Labour Market Outlook December 2002 published by the Department of Labour. Download (13 pg, 115 kb) from www.dol.govt.nz/PDFs/Labour%20Market%20Outlook%20-%20December%202002.pdf.(Not Current).

    TO MARCH 2004
    Actual Projection
    March 2002 Sept 2002 March 2003 March 2004
    Employment growth (annual % change) 3.5 2.7 1.8 1.6
    Unemployment rate ( % ) 5.3 5.4 5.3 5.1
    Labour force participation rate ( % ) 66.8 66.6 66.7 66.8
    Labour force growth (annual % change ) 3.4 3.0 1.8 1.4
    Working age population growth ( annual % change ) 1.5 2.0 1.9 1.2
    Net migration inflow ( annual, 000's ) 24.8 37.2 1.9 1.2
    Source: Statistics NZ, Department of Labour Projections


  • A significant factor in firms not being able to attract unskilled workers is the level of wages that manufacturers feel they are able to pay. Example: Waikanae footwear manufacturer CA Craigie and Company, which operates under the brand Minx, says it could at least double production if it had unlimited staff capability. But sales director Cushla Buswell says that the clothing, footwear and textile industries are competing with low-wage countries such as China or Portugal. Even countries such as Italy have lower wage costs in relative terms. Buswell: “ Labour is the biggest content part of our product, and if we could pay people what they deserved then we wouldn’t have a problem ...” Council of Trade Unions secretary Paul Goulter says that wages need to rise to meet the skill and labour shortages at this time. He believes that there is room for “non inflationary wage growth” in the economy. Goulter: “It should be remembered that New Zealand wages still lag around 26% behind Australia ...”:
    Source – New Zealand Herald 2 December 2002 “Labour shortage holds back growth” by Jillian Talbot; www.stuff.co.nz 20 November 2002 “Skills shortage spurs wage call”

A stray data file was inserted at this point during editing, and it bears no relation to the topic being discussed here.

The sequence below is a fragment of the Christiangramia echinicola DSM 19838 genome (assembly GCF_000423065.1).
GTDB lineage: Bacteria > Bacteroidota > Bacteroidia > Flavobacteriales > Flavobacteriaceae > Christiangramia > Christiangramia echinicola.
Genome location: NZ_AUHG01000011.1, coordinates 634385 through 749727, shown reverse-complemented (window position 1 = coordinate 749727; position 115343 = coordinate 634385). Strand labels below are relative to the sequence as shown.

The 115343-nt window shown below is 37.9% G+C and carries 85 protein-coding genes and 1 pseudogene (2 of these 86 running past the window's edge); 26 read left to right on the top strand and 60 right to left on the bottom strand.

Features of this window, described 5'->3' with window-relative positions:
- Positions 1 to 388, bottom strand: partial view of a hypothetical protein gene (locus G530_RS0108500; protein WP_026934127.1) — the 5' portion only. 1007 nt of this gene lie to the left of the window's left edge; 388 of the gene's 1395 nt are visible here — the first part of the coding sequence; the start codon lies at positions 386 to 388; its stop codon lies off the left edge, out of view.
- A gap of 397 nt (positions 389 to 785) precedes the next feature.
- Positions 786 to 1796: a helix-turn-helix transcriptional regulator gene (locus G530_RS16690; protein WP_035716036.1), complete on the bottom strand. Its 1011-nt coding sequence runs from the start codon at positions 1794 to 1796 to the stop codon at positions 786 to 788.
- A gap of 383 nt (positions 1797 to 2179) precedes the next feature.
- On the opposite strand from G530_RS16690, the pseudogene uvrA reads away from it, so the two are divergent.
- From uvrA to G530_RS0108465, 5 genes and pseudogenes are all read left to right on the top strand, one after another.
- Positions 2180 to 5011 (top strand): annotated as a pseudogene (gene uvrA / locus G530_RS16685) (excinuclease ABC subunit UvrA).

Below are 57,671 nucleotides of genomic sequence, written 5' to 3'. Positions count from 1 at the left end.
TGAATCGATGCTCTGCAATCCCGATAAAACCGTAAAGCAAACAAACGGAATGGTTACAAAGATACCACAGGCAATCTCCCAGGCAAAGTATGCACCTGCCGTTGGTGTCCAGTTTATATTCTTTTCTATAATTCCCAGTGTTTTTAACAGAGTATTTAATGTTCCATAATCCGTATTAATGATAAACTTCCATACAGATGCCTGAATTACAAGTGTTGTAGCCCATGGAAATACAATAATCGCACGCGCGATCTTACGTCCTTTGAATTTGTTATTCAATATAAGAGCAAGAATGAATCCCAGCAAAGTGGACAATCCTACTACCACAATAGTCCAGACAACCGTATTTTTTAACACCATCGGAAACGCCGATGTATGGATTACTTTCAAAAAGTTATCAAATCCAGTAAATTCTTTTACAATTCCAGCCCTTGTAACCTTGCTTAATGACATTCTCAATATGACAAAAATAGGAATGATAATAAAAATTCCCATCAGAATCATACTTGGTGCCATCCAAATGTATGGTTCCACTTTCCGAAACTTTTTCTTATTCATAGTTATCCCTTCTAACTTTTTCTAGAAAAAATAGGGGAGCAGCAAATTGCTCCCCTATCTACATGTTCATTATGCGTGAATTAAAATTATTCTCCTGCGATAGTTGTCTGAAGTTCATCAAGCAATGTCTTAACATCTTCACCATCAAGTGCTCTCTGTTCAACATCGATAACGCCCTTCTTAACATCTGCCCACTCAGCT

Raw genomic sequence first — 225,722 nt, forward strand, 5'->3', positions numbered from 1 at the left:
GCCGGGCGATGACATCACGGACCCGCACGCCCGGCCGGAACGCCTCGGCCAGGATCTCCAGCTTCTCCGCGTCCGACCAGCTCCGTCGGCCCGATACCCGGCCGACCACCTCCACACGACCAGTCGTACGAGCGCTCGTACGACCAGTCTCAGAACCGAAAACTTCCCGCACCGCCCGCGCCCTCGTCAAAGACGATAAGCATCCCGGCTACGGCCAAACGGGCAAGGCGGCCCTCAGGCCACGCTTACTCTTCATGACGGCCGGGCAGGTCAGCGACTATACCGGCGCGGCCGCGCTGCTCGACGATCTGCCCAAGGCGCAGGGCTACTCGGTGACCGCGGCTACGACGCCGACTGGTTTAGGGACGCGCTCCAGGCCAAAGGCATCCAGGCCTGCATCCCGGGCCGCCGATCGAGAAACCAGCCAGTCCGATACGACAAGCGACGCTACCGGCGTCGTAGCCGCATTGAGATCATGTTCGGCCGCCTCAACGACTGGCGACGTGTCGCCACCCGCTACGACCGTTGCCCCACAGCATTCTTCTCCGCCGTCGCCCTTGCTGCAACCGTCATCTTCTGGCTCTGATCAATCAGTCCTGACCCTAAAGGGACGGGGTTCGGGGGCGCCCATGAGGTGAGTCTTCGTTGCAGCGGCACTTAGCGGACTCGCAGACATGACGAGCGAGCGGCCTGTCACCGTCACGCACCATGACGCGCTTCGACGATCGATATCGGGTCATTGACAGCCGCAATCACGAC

• Principals across New Zealand are scrambling to fill almost 500 secondary school vacancies before the start of the new school year. And there are expected to be as many as 700 vacancies in the sector by the end of this month, when teachers tend to hand in their resignations. (At the beginning of 2002, there were 238 full-time vacancies, and at the beginning of 2001, there were around 250.)

    A growth in school rolls of about 3% next year is one reason for teacher shortages, but another is the continuing exodus of teachers from the profession. Between May 2001 and May 2002, 1,559 secondary school teachers left their jobs, blaming stress, the workload and the opportunity for better pay overseas. Norman LaRocque from the Education Forum believes that pay is one of the main factors contributing to the teacher shortages. LaRocque: “We need a more decentralised pay system that allows for teacher pay to refelect differences in teacher labour markets — not just across regions, but also across subject areas, levels of education and for hard-to-staff schools.”

  • The teacher exodus is particularly evident in the subject area of English. A survey, to be published in next month’s “English in Aotearoa”, shows that in the past two years, 130 English teachers have quit their NZ jobs. Another 243 (or 10% of the subject’s teaching population) have indicated that they’ll be gone by the end of this year.